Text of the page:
Whyte and Brown: A Celebration Of The Humble Chicken!

Whyte & BrownIn the wake of a summer that had many of us questioning the source, and even the true identity of the meat on our plates, Belles might like this newest addition to Soho’s Kingly Court. Introducing Whyte and Brown.

This very trendy eaterie in the heart of Carnaby Street is based on two ‘hero’ ingredients: chicken and eggs – which, as the restaurant proudly celebrate, come from a free-range farm in Devon.

This isn’t just catering for diners who can’t turn a blind eye to the dark side of mass chicken production. Oh no. Whyte and Brown goes one step further than guaranteeing barn-reared birds. They insist all their chicken is 100% free-range. These birds can roam freely outside without being fed at an unnaturally alarming rate. The result? Their chickens lead healthier and longer lives.

‘If I was a chicken, I’d want to be one of these ones,’ Whyte and Brown’s Creative Director Fiona Gale tells us during our visit.

It’s a funny statement but her passion for the business is clear. After all, it was Fiona who thought up the whole Whyte and Brown idea while roasting a chicken herself one Sunday afternoon.

From pondering the business idea over a glass of wine, her dream has become a reality.

And while many Belles may question why they should visit a restaurant that only serves chicken and eggs; their simple, yet creative menu is said to be anything but dull. And according to Fiona, we’re not dealing with any old chicken, this is five star chicken.

We put her claims to the test.

For a restaurant that’s located within one of the trendiest corners of Soho, the restaurant’s pièce de résistance, the humble Scotch egg, may come as a surprise.

But as we discovered, their ‘Bangkok’ Scotch egg starter dish is infused with delicious Asian herbs and spices. Its chicken thigh-meat exterior is juicy, and it has a perfectly soft (but not too runny) centre. We’re immediately sold.

The harissa hot wings were a touch too hot, but I was impressed by the lovely slate presentation and the chef’s generally gutsy approach to this menu (after all, some Belles like their food this fiery, even if I don’t).

‘Eat the oranges like you would as a school girl after a netball match’ Fiona laughs, referring to the caramelised orange wedges that complement it.

They’re delicious it turns out. And I’m beginning to like Whyte and Brown’s non-pretentious yet very trendy approach.

Half a dozen croquette balls LROur starter sampling is completed with chicken liver pâté on sourdough and half a dozen croquette balls. The chicken liver pâté was fantastically tasty and the croquette balls filled with sumptuous béchamel sauce and pancetta need one word only, heaven.

For mains it was a difficult decision between the Lemon Leek Risotto Scotch Egg, the chargrilled chicken souvlaki and the Light chicken and langoustine pie.

I opted for the latter and yes, their seafood is as good as their chicken. While you won’t find any red meat on the Whyte and Brown menu, you will find a few fish and chicken fusion dishes.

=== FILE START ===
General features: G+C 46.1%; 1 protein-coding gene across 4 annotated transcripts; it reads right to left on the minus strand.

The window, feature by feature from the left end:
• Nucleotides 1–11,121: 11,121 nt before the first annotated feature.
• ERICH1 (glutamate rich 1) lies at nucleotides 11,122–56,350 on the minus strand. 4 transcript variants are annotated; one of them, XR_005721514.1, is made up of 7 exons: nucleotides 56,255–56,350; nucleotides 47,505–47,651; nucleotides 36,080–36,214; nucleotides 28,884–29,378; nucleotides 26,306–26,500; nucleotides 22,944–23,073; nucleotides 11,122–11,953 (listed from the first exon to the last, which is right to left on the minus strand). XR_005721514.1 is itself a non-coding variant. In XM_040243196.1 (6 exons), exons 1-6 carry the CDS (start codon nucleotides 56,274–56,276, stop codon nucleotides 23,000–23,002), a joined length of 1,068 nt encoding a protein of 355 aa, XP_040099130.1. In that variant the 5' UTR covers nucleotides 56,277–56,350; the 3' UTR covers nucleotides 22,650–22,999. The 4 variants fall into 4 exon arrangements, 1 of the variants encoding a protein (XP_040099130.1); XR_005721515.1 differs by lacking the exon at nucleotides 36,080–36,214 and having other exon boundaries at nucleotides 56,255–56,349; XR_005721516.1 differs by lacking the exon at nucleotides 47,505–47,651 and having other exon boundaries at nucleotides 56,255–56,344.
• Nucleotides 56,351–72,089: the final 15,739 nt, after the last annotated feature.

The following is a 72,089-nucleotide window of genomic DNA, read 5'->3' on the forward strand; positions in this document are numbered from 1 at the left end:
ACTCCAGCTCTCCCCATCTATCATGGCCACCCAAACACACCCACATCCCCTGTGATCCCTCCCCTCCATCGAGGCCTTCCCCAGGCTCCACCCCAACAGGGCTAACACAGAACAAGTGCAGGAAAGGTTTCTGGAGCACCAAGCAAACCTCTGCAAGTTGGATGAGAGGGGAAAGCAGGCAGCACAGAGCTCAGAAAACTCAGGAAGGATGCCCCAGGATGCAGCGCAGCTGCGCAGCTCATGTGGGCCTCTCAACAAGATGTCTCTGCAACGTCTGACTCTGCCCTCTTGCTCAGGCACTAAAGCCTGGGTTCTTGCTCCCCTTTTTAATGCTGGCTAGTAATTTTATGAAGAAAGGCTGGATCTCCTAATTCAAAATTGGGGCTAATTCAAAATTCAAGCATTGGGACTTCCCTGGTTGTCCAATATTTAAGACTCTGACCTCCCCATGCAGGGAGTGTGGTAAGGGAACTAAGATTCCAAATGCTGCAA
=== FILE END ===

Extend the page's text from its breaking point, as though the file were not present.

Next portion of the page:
And when I was presented with a langoustine literally ‘leaping’ out of the puff pastry pie, it was exciting and delicious.

I’ve never tasted this combination before and it was served in another delicious, creamy sauce, with equally juicy chunks of langoustine and chicken.

Feeling shamefully gluttonous, we ended the meal with desserts (which this restaurant does well).

Their informal vibe continues with the likes of ‘Proper’ ice cream, ‘Tipsy trifle’ and Today’s Brownies and ice cream.

The brownie of that day was a rich hazelnut one, accompanied with a hazelnut ice-cream.

Personally, I thought the Beyond-Eton-Mess topped it with a range of gooey and crunchy textures and light and fruity flavours. But the best bit of all? The tangy lemon posset and popping candy which explodes in your mouth. A brilliant end to a fun-filled meal.

In an age of food fads, some are short-lived and others live on.

As a venue, it’s all about the trendy, rustic vibe with exposed beams, chunky wooden tables and light bulb lit bar.

As a restaurant, their food is imaginative yet humble, earthy, yet cool. And did we mention they do wonderful cocktails à la award-wining mixologist Ryan Chetiwardana?

In a year where we’ve all lost faith in the origins of our food, Whyte and Brown’s food ‘fad’ is one that’s worth the airplay.

We’ll be back for breakfast too.

Whyte and Brown, Kingly Court, Carnaby, London, W1B 5PW, 0203 747 9820

Lucy McGuire

Lucy McGuire

Lucy is a former aspiring Psychologist turned journalist who loves spas, coffee, cocktails and culture. While her 9-5 job involves interviewing women on their fascinating real life stories, her evenings and weekends are spent sipping cosmos in Soho, blogging about her travels, and putting the world to right over coffee in Covent Garden.

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